One of Imogen’s friends, who is also doing photography in sixth form, posted that she is saving for a camera. Specifically a Canon 5D. In keeping with the tradition of Canon/Nikon rivalry I considered posted that auto correct had changed ‘Nikon xxx’ to ‘Canon 5D’.

I set about researching equivalent models in the Nikon range. The nearest I found is the D800. The criteria I used to judge ‘similar’ were sensor size and price. But the more I read, the more I think that at this price point, Canon has the better camera.

The Nikon is cheaper and has a higher resolution (36Mp) sensor, so surely it’s the better camera? Well, maybe for some uses, but I feel it fails in two respects, both a direct result of going for a high pixel density.

Because the sensor elements are smaller they are less sensitive. The ISO equivalent range is therefore shorter than the Canon and at the high end noise becomes an issue. Second, because there are more pixels, the processing engine has to work with more data. This reduces the frame rate to 4 frames per second.

I then did some reading around the current Nikon DSLR range. I have a D300, the current incarnation of which is the D300S. It’s the only DX model (ACP size sensor) that Nikon have in their “professional” range. Professional seems to equate to similar electronics to the base FX model, but with a smaller sensor.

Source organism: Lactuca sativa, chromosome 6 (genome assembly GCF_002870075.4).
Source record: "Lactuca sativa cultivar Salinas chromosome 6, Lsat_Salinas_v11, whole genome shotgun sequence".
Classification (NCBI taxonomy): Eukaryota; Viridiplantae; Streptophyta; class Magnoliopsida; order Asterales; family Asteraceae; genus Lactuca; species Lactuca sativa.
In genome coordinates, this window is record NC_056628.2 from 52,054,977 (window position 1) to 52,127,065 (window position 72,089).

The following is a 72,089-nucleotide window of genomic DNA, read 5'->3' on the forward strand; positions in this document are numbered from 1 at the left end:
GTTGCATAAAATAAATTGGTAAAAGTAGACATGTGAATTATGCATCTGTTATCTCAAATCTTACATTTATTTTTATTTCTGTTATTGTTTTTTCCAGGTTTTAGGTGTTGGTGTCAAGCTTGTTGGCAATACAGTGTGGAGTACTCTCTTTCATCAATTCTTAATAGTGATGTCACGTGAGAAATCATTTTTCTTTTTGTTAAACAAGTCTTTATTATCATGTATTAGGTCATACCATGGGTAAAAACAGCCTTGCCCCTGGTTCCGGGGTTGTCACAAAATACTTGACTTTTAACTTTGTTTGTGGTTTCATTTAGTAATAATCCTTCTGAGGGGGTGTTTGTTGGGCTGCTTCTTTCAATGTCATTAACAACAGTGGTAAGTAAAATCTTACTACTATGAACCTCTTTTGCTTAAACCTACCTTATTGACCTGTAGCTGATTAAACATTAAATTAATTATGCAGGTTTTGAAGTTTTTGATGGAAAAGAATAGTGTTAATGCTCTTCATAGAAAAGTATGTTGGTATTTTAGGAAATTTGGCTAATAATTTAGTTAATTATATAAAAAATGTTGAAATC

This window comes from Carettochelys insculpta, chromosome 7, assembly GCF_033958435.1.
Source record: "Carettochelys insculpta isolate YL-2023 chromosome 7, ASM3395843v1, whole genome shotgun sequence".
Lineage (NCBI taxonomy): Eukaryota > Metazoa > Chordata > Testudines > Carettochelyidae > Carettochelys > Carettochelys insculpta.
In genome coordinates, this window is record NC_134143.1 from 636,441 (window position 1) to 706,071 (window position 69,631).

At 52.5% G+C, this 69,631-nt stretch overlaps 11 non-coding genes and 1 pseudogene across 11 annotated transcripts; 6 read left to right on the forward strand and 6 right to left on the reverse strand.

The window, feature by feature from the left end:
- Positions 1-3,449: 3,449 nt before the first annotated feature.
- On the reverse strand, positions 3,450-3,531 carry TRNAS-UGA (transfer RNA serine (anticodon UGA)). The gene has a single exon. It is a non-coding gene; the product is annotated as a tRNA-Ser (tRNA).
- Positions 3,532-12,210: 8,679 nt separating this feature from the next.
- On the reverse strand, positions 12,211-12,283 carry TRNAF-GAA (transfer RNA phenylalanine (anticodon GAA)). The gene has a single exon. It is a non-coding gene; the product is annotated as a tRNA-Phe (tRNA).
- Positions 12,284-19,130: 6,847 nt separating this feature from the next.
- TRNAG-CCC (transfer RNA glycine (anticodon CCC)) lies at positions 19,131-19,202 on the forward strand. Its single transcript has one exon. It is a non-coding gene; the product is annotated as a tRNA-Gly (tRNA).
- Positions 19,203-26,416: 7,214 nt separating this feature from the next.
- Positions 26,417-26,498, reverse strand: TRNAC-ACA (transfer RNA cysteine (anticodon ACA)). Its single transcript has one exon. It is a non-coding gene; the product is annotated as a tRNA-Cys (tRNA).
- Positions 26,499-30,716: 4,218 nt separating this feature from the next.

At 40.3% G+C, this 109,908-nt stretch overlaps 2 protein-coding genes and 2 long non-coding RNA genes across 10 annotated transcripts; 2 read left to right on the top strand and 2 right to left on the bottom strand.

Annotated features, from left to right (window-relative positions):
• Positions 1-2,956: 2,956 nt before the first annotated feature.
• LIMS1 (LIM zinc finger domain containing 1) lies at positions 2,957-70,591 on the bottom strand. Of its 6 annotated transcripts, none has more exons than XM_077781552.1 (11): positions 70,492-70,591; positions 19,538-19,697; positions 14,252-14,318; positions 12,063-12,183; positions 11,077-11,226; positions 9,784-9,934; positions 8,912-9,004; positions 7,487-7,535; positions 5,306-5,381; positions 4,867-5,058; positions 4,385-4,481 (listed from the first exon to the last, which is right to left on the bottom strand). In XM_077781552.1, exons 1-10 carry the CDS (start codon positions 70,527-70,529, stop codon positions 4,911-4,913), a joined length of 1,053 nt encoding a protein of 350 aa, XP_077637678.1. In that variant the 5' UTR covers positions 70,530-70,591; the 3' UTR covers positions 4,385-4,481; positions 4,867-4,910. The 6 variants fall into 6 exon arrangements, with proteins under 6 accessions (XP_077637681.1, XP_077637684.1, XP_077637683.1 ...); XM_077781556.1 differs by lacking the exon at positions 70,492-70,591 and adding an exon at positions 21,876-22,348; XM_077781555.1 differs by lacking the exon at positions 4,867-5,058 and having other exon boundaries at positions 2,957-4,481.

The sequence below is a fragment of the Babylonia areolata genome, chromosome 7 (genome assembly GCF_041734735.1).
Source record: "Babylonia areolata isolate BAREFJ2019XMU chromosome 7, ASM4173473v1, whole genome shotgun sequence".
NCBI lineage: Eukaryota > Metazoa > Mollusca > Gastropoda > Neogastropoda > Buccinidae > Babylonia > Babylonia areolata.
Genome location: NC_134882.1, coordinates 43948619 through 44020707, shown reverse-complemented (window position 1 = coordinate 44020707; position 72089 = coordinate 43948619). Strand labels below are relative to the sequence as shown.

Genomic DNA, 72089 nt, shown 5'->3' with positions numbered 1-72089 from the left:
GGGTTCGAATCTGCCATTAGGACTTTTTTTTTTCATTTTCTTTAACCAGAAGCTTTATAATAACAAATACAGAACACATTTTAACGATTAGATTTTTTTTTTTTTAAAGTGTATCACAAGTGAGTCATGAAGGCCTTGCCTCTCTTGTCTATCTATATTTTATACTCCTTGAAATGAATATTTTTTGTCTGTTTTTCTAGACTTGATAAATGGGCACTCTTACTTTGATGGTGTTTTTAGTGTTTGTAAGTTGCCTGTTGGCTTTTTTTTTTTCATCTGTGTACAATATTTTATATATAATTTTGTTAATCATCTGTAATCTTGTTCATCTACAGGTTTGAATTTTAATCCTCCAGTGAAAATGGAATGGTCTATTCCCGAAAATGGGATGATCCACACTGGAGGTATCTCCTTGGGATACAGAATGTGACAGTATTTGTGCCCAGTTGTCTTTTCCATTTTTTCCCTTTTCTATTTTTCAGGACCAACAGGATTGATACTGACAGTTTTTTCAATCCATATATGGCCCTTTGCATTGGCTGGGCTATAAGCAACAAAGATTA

I continue to be very pleased with this camera. It’s capable of 6 frames per second, 8 with the external battery pack. Reading through the technical specifications of the current range the only camera that I’d consider replacing it with is the D4. This is unlikely to happen any time soon as it’s Nikon’s flagship model and costs around £4,300!

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Wet Dogs

Sunday was a lovely day. I woke a little before seven, saw it was fine and went out to take photographs. I ended up going to Hardcastle Crags, near Hebden Bridge. I was very pleased that I did.

Slow splash #1As I got to Gibson Mill I found three ladies out with their dogs. The dogs were having a wonderful time playing in the stream. They kindly allowed me to take photos of the dogs, which I did and how. In a little under ten minutes I took 201 shots, JPEGs, equating to approximately 1Gb of data.

This gave me a chance to experiment with the continuous shooting mode and focus tracking features of the D300. It was a sunny morning and I was using my 85mm 1.8, so speed wasn’t a problem. Thing is, I had no idea what shutter speed I should use.

Looking back at the photos I see had selected shutter priority and started at 1/40th of a second. This gave a good effect in this photo, but it doesn’t freeze the droplets. I tried 1/100 of a second and must have checked the results on the camera as I very quickly changed the ISO rating to 800 and set shutter speed to 1/800th. This forced a wide open aperture and did a pretty good job, as illustrated here.

Retrieval #3The main splash isn’t frozen but the droplets above the dog contrast nicely with the darkness of the stream. This gives the shot action.

I was also very pleased with speed of my camera. I checked the times of one sequence and found six shots within a second.

One final lesson is to always zip your camera bag shut. I did and was glad that I had. Inquisitive wet dogs really don’t mind what gets wet :-)

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